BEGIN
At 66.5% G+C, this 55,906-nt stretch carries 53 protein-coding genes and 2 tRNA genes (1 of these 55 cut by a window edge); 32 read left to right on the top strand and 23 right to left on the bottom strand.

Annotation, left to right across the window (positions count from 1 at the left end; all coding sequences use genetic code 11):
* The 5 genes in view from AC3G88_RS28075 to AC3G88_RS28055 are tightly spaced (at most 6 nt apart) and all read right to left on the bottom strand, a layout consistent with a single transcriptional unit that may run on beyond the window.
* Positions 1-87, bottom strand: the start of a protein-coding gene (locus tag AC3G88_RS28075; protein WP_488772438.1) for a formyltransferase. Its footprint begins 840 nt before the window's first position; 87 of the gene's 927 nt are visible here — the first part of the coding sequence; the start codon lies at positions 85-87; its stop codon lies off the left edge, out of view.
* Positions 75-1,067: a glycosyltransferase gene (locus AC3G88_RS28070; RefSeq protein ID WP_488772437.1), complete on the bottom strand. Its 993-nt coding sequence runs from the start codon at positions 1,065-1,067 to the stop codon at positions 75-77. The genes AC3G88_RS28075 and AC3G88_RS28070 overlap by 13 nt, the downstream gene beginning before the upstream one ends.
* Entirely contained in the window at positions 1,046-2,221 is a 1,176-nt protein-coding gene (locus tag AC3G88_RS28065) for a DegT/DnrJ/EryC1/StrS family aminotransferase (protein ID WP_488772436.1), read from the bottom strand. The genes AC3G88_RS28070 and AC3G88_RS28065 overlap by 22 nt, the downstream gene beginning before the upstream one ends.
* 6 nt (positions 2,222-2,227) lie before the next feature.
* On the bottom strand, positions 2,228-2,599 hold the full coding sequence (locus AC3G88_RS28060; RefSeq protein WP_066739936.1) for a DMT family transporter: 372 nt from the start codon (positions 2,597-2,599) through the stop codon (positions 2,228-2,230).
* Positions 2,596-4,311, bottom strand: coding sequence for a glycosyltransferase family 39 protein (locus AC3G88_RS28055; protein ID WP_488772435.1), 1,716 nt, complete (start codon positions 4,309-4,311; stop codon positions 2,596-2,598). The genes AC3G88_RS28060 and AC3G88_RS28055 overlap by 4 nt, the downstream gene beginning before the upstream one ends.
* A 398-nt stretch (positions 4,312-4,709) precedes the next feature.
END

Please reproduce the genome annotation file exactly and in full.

At 66.5% G+C, this 55,906-nt stretch carries 53 protein-coding genes and 2 tRNA genes (1 of these 55 cut by a window edge); 32 read left to right on the top strand and 23 right to left on the bottom strand.

Annotation, left to right across the window (positions count from 1 at the left end; all coding sequences use genetic code 11):
* The 5 genes in view from AC3G88_RS28075 to AC3G88_RS28055 are tightly spaced (at most 6 nt apart) and all read right to left on the bottom strand, a layout consistent with a single transcriptional unit that may run on beyond the window.
* Positions 1-87, bottom strand: the start of a protein-coding gene (locus tag AC3G88_RS28075; protein WP_488772438.1) for a formyltransferase. Its footprint begins 840 nt before the window's first position; 87 of the gene's 927 nt are visible here — the first part of the coding sequence; the start codon lies at positions 85-87; its stop codon lies off the left edge, out of view.
* Positions 75-1,067: a glycosyltransferase gene (locus AC3G88_RS28070; RefSeq protein ID WP_488772437.1), complete on the bottom strand. Its 993-nt coding sequence runs from the start codon at positions 1,065-1,067 to the stop codon at positions 75-77. The genes AC3G88_RS28075 and AC3G88_RS28070 overlap by 13 nt, the downstream gene beginning before the upstream one ends.
* Entirely contained in the window at positions 1,046-2,221 is a 1,176-nt protein-coding gene (locus tag AC3G88_RS28065) for a DegT/DnrJ/EryC1/StrS family aminotransferase (protein ID WP_488772436.1), read from the bottom strand. The genes AC3G88_RS28070 and AC3G88_RS28065 overlap by 22 nt, the downstream gene beginning before the upstream one ends.
* 6 nt (positions 2,222-2,227) lie before the next feature.
* On the bottom strand, positions 2,228-2,599 hold the full coding sequence (locus AC3G88_RS28060; RefSeq protein WP_066739936.1) for a DMT family transporter: 372 nt from the start codon (positions 2,597-2,599) through the stop codon (positions 2,228-2,230).
* Positions 2,596-4,311, bottom strand: coding sequence for a glycosyltransferase family 39 protein (locus AC3G88_RS28055; protein ID WP_488772435.1), 1,716 nt, complete (start codon positions 4,309-4,311; stop codon positions 2,596-2,598). The genes AC3G88_RS28060 and AC3G88_RS28055 overlap by 4 nt, the downstream gene beginning before the upstream one ends.
* A 398-nt stretch (positions 4,312-4,709) precedes the next feature.